Most people don't think about the emotional benefits of weight lifting, or how exercise can build confidence, when they step into a gym. Yet it is perhaps the most transformative benefit of strength training. Today Matt and Scott share stories of how strength training has transformed their own sense of self-confidence, as well as that of their clients.
For Matt strength training brought him a sense of confidence as a young man, where he struggled as a small, timid late -bloomer in high school. Later in life training became a way to refocus his addictive tendencies toward more positive goals, and gave him the courage to leave his teaching career and pursue a more meaningful path as a coach and business owner. Scott, on the other hand, was seeking a way to get the fire back, to look and feel like the person he wanted to be after years of neglecting his physical fitness. He was also seeking a way to live a more virtuous life, in an Aristotelian sense, applying voluntary hardship to an otherwise comfortable middle class American life to cultivate virtue.
For Sybil, Matt's 83 year old client who joined the podcast in episode #24, strength training meant regaining the confidence to go and check her mail every afternoon, the confidence to climb sets of stairs without worrying about falling. And the ability to walk without help. For Scott's young man who completed his first session with a 15lb squat, it's the confidence to tackle a big challenge in front of strangers even when dealing with social anxiety.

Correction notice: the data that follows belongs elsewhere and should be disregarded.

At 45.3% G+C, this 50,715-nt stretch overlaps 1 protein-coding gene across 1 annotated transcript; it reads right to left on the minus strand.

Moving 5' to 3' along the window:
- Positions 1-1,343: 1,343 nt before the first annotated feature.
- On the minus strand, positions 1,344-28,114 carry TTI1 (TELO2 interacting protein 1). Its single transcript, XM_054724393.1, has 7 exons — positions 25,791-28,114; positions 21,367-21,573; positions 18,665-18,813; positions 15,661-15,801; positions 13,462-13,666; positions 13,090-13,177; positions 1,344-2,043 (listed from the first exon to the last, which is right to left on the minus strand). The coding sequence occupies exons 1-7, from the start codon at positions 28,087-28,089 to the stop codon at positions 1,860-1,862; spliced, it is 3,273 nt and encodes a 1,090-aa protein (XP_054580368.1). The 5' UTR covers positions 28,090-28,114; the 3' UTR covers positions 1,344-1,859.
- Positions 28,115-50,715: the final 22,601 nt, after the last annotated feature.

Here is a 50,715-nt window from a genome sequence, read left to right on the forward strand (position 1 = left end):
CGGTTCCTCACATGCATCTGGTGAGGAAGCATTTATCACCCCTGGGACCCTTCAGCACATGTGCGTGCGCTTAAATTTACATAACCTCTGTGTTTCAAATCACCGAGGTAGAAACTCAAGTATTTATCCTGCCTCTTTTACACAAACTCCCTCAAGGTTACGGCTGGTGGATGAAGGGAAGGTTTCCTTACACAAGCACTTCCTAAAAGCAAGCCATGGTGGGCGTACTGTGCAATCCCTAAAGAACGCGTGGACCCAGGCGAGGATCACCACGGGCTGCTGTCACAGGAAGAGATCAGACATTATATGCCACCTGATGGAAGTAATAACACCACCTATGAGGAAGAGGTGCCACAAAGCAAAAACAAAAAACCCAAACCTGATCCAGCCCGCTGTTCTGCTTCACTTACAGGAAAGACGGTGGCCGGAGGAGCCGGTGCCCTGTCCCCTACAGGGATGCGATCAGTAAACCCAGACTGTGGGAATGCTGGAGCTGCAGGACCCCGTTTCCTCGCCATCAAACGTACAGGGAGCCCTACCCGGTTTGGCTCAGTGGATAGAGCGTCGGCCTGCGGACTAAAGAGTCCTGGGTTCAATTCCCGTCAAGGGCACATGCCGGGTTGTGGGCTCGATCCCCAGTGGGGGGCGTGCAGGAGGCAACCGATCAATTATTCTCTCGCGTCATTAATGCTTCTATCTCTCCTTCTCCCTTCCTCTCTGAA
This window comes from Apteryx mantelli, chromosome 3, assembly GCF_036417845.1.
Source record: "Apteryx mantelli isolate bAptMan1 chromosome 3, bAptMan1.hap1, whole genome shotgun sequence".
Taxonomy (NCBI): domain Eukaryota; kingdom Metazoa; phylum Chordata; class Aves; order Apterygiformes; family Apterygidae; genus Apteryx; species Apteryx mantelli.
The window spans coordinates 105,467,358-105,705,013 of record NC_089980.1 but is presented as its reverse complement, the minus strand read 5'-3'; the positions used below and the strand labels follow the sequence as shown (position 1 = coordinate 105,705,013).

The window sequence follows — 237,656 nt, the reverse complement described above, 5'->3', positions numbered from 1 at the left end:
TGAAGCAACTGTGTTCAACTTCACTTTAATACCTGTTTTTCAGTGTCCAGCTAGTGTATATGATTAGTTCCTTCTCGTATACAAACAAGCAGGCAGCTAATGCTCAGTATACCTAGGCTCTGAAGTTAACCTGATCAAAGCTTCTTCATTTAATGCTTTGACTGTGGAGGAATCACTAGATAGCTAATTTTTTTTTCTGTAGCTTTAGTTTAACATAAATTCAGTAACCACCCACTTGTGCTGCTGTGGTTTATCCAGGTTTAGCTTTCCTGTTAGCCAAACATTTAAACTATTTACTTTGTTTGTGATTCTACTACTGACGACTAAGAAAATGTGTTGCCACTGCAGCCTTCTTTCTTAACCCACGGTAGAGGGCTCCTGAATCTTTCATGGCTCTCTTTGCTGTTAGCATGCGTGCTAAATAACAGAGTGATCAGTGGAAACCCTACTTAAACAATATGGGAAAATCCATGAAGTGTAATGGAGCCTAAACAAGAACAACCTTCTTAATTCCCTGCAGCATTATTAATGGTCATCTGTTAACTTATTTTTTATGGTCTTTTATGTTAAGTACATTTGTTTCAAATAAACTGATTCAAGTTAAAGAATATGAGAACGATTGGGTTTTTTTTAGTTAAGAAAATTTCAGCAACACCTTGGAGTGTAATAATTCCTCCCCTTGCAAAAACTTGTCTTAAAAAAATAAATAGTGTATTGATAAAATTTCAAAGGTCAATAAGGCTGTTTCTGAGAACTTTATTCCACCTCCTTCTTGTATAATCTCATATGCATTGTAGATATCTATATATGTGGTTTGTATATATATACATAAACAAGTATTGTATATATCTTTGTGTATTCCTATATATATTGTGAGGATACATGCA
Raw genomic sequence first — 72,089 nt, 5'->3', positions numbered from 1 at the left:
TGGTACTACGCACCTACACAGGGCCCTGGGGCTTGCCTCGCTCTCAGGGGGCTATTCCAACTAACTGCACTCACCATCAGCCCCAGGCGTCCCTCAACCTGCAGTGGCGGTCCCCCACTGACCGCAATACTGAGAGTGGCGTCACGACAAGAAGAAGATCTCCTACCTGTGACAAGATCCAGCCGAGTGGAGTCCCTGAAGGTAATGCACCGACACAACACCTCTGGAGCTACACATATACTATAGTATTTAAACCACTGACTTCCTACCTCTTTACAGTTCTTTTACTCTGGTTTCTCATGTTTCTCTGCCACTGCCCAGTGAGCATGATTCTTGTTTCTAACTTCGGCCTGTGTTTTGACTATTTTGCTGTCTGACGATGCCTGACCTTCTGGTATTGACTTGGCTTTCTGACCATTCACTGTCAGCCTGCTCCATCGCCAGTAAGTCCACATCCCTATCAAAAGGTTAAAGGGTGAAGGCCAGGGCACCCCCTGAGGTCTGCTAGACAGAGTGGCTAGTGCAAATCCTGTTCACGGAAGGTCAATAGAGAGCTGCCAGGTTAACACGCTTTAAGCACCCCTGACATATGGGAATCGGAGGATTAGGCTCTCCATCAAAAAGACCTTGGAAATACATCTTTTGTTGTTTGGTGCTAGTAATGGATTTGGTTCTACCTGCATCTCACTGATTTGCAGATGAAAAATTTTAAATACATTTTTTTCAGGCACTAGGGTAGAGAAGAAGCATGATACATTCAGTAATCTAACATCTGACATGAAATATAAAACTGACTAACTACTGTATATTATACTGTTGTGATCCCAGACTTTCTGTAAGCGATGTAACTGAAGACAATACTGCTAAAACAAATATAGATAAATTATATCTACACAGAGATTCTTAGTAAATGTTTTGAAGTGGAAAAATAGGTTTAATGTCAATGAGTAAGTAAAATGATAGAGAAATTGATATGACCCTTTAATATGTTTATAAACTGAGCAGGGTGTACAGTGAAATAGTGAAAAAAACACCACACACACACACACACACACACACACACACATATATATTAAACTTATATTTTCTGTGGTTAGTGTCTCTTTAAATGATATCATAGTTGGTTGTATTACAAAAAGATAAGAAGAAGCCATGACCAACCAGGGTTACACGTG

Strength training is not the only thing that builds confidence and cultivates virtue, but it's probably the most general and approachable thing. Rock climbing and running marathons are certainly voluntary hardship, but Sybil can't do those. Neither could Matt's 13 year old daughter. But both can strength train.
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